Nobel economist Joseph Stiglitz made some critically important observations in the Sunday New York Times. He pointed out that income disparity is a cause of the maddeningly slow recovery from the effects of the Great Recession, not merely a consequence of it. He drew parallels to the income disparity that predated the Great Depression. In my view he is correct, though there are persuasive opinions to the contrary.
The financial sector provides a crucial function to society. It accommodates the movement of funds from investors to businesses, governments and individuals who use the capital for productive purposes. If the financial sector does this efficiently, the cost to the users of capital will be close to the price demanded by investors. The financial sector will have extracted amounts for providing the “capital intermediation pipeline” that are commensurate with the service provided.
Now that we know that the president will not be someone who pledged openly to repeal Dodd-Frank, it's time to look forward to the agenda for the next four years. One thing is certain: The job of reforming Wall Street is far from finished. The most profitable investments for the big banks continue to be Washington lobbyists chipping away at reform and litigators challenging every major rule in court.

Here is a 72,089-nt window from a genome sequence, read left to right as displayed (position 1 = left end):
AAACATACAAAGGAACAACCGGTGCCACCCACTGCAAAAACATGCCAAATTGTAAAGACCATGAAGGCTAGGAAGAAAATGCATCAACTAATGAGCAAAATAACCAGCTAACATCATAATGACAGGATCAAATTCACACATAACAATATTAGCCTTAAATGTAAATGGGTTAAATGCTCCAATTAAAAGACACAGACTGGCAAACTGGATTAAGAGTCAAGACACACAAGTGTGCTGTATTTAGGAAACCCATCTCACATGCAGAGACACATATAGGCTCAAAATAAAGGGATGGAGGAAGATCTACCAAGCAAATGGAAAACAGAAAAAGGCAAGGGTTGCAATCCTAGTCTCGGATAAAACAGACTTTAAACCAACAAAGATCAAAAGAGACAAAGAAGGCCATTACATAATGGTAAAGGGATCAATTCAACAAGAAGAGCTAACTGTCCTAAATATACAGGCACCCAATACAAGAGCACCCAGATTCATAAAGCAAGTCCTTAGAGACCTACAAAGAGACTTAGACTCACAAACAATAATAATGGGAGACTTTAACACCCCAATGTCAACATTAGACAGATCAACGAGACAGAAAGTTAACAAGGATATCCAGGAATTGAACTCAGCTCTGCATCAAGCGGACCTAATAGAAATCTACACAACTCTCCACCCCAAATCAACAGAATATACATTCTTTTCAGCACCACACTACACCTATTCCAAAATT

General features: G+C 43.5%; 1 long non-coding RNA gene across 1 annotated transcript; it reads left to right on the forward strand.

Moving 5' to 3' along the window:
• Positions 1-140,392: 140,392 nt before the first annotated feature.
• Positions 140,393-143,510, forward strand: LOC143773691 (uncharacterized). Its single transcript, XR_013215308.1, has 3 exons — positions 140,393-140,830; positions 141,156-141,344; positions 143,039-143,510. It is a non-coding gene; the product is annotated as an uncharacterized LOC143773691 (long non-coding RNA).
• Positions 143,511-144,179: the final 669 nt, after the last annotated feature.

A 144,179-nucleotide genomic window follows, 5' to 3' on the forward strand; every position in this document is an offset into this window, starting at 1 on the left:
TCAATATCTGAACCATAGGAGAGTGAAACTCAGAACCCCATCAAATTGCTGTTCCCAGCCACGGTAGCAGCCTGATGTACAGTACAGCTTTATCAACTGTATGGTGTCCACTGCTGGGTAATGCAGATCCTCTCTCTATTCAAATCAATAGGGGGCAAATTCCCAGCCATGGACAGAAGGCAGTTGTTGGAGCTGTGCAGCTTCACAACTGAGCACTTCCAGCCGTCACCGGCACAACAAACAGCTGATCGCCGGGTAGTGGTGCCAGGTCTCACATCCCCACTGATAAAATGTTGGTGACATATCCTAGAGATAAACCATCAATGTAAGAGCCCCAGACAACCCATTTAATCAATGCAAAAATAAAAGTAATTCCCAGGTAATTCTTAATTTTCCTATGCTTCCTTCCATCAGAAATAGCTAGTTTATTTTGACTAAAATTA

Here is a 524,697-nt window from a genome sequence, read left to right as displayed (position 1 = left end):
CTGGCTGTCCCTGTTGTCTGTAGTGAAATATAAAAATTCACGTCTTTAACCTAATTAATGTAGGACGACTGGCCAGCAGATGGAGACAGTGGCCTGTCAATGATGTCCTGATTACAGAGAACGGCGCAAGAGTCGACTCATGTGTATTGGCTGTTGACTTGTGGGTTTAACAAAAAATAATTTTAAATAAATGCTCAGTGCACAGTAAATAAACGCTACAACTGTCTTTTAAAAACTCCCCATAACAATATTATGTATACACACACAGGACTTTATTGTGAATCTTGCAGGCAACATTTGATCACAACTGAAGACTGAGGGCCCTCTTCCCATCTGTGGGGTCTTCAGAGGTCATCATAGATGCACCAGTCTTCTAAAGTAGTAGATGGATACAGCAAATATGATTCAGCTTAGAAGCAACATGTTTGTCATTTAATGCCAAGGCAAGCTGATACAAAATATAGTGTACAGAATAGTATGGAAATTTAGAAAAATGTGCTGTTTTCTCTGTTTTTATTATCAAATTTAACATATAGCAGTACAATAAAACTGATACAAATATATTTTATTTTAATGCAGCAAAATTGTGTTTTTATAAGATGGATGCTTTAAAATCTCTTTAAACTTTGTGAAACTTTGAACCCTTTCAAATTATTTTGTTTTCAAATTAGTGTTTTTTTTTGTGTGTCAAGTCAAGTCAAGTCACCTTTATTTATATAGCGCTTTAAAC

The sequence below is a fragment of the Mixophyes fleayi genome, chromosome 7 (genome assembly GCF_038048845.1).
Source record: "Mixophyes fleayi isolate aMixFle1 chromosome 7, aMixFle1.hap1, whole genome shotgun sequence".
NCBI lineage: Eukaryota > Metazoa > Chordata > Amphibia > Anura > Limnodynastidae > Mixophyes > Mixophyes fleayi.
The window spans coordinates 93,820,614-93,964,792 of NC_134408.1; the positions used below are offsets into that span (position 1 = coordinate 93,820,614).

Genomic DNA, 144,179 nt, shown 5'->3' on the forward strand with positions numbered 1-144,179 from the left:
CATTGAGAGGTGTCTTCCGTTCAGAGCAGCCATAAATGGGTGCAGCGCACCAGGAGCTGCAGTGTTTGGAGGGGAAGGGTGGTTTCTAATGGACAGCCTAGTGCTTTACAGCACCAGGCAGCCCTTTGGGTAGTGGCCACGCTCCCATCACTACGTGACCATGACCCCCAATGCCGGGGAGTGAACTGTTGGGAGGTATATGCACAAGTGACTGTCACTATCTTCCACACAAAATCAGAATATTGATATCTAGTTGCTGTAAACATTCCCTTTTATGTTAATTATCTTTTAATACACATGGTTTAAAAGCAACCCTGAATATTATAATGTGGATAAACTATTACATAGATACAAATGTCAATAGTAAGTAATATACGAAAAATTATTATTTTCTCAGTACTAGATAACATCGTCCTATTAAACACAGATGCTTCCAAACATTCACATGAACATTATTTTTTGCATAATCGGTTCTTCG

I see three topics on the agenda: Unfinished Business; Defending Won Territory; and New Initiatives. A few of the major agenda items for each are described below.
New York Attorney General Eric Schneiderman, with the support of the mortgage task force formed by the Obama administration last January and the Justice Department, has commenced the long overdue prosecution of the Big Banks for their role in triggering the financial crisis of 2008. (That is not a typo—the Justice Department has finally moved against the Big Banks.)